‘Every treaty in force is binding upon the parties to it and must be performed in good faith.’ 

‘Pacta sunt servanda embodies a rule that is an elementary and universally agreed principle fundamental to all legal systems, and is of prime importance for the stability of treaty relations … It goes without saying that if a party to a treaty does not perform it, that will to the extent of the non-performance, be a breach of its international obligations to the other party or parties … [Furthermore under] Article 27: a party may not invoke the provisions of its internal (i.e., domestic) law as justification for its failure to perform a treaty. Thus if a new law, or modification to existing law, is needed in order to carry out the obligations on the state by the time it consents to be bound by the treaty, a negotiating state should ensure that this is done at least by the time that the treaty enters into force for it. If this is not done, not only will the state risk being in breach of its treaty obligations, but it will also be liable in international law to another party if, as a result, that party, or its nationals, is later damaged … A state cannot plead a change of government to excuse failure to implement a treaty. Since the treaty is entered into on behalf of the state, the new government must also perform the treaty. Nor is it at all easy to plead successfully that a treaty is invalid because its consent to be bound was expressed in violation of its own law.’  (Modern Treaty Law and Practice by Anthony Aust, Third edition, pages 160 to 162).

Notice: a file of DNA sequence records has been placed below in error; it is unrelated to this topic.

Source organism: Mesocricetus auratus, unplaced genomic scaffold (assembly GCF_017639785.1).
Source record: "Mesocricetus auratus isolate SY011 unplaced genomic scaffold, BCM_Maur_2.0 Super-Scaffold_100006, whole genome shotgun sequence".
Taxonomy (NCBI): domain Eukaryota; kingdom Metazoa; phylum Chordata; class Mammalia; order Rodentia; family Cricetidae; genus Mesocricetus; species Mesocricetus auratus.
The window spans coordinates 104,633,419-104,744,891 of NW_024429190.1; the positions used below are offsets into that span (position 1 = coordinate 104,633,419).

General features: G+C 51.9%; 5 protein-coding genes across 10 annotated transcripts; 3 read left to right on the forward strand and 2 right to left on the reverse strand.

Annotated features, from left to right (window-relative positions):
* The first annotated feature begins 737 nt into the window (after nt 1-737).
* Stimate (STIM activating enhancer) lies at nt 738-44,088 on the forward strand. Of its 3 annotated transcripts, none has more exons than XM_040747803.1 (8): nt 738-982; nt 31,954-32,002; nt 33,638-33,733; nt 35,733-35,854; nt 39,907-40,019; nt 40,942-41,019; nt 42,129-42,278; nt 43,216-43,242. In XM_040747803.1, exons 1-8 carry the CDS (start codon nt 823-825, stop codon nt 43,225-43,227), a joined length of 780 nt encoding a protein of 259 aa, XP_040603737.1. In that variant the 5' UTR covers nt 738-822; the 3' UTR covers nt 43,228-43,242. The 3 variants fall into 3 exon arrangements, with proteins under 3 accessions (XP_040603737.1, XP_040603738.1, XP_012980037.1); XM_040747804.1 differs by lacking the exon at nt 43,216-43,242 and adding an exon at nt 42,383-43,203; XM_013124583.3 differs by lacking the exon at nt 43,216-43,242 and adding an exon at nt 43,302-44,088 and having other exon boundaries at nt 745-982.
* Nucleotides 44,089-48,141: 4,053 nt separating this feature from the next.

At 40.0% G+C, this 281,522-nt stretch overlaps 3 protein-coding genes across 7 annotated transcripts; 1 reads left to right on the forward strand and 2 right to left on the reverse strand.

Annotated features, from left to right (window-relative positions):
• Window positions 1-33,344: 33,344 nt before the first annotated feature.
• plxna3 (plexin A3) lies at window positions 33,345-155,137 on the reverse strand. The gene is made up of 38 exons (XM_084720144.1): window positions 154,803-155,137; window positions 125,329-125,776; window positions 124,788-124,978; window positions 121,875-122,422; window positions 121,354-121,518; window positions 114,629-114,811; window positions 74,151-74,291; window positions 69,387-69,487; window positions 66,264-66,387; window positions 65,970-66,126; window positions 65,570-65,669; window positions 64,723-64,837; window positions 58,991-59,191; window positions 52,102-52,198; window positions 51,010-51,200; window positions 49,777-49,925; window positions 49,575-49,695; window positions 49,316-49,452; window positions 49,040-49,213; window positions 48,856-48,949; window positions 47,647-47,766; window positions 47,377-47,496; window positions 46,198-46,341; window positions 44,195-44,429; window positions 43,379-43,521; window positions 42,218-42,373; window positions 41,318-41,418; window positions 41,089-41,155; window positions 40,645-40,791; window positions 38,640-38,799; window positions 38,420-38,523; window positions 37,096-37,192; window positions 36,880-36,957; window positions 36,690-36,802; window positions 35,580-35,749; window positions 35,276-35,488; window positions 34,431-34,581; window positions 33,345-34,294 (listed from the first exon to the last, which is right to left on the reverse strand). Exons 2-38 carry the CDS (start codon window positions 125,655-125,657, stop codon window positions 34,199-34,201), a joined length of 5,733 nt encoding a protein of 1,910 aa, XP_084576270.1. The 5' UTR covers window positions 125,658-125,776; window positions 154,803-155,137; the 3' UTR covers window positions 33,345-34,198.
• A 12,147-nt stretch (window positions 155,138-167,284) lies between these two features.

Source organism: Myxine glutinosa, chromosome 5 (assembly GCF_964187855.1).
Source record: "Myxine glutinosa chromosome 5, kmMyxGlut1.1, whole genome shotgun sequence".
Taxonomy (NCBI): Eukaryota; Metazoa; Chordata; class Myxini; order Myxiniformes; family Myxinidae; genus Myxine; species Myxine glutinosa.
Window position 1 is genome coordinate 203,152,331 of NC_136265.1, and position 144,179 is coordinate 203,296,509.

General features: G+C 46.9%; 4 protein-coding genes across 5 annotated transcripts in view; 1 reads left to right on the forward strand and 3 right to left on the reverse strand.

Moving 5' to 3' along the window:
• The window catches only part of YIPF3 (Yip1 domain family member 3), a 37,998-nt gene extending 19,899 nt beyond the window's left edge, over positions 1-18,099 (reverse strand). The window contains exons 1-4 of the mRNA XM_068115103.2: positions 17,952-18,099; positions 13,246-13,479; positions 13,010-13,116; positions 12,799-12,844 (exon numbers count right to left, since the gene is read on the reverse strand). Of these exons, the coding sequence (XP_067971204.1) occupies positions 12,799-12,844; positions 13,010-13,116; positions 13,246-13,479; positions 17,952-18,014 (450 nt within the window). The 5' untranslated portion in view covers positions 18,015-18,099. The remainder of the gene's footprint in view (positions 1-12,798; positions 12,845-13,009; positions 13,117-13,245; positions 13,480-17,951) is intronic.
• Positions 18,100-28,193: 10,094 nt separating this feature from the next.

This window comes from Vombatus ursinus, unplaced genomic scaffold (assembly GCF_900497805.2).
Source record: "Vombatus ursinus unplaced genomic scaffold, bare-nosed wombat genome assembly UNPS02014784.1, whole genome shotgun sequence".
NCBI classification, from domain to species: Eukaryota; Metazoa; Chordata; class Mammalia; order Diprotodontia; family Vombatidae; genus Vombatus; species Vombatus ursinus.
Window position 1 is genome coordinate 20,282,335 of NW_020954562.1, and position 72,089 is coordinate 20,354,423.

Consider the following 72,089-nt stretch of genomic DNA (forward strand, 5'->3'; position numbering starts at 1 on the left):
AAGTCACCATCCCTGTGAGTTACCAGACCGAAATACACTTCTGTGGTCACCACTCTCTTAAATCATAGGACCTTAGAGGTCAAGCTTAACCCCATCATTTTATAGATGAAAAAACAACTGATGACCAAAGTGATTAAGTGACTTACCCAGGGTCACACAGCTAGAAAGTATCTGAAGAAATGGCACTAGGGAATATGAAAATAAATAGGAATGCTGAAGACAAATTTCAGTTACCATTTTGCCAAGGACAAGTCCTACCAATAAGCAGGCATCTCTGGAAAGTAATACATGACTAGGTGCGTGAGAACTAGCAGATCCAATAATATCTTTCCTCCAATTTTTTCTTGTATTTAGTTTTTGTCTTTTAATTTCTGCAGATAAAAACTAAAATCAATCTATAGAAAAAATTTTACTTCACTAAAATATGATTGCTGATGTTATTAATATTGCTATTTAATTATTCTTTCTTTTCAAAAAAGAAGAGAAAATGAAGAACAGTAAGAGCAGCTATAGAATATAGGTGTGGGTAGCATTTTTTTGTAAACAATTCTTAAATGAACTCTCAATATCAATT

Sir Humphrey Waldock in his ‘Second Report [to the ILC] on the Law of Treaties [1963] VBILC, vol 11, 36 (draft Art 17) stated that a treaty ‘shall continue in force indefinitely [if it is] (c) … a treaty of disarmament, or for the maintenance of peace’… in other words that Art 56(1) does not apply to such a treaty.

Therefore where a state unilaterally notifies withdrawal from a treaty: